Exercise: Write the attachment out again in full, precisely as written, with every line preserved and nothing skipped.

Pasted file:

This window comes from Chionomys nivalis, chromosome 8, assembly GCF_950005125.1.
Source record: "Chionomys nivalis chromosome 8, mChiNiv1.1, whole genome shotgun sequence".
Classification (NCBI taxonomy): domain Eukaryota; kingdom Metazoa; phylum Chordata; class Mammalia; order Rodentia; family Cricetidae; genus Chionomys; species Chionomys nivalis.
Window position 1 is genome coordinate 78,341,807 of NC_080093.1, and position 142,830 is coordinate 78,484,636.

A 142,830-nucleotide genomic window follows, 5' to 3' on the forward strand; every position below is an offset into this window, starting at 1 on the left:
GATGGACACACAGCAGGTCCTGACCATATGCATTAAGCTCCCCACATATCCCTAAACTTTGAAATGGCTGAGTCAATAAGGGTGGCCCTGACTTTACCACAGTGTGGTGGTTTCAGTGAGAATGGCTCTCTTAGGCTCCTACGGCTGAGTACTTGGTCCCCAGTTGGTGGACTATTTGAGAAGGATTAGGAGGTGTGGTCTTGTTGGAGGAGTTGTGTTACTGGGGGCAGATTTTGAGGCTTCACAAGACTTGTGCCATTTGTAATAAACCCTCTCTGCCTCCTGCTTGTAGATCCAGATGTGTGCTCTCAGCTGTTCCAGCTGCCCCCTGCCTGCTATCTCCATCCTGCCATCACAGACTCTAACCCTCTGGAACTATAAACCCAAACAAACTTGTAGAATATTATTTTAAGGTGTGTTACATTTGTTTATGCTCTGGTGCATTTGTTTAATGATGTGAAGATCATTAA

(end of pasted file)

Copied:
This window comes from Chionomys nivalis, chromosome 8, assembly GCF_950005125.1.
Source record: "Chionomys nivalis chromosome 8, mChiNiv1.1, whole genome shotgun sequence".
Classification (NCBI taxonomy): domain Eukaryota; kingdom Metazoa; phylum Chordata; class Mammalia; order Rodentia; family Cricetidae; genus Chionomys; species Chionomys nivalis.
Window position 1 is genome coordinate 78,341,807 of NC_080093.1, and position 142,830 is coordinate 78,484,636.

A 142,830-nucleotide genomic window follows, 5' to 3' on the forward strand; every position below is an offset into this window, starting at 1 on the left:
GATGGACACACAGCAGGTCCTGACCATATGCATTAAGCTCCCCACATATCCCTAAACTTTGAAATGGCTGAGTCAATAAGGGTGGCCCTGACTTTACCACAGTGTGGTGGTTTCAGTGAGAATGGCTCTCTTAGGCTCCTACGGCTGAGTACTTGGTCCCCAGTTGGTGGACTATTTGAGAAGGATTAGGAGGTGTGGTCTTGTTGGAGGAGTTGTGTTACTGGGGGCAGATTTTGAGGCTTCACAAGACTTGTGCCATTTGTAATAAACCCTCTCTGCCTCCTGCTTGTAGATCCAGATGTGTGCTCTCAGCTGTTCCAGCTGCCCCCTGCCTGCTATCTCCATCCTGCCATCACAGACTCTAACCCTCTGGAACTATAAACCCAAACAAACTTGTAGAATATTATTTTAAGGTGTGTTACATTTGTTTATGCTCTGGTGCATTTGTTTAATGATGTGAAGATCATTAA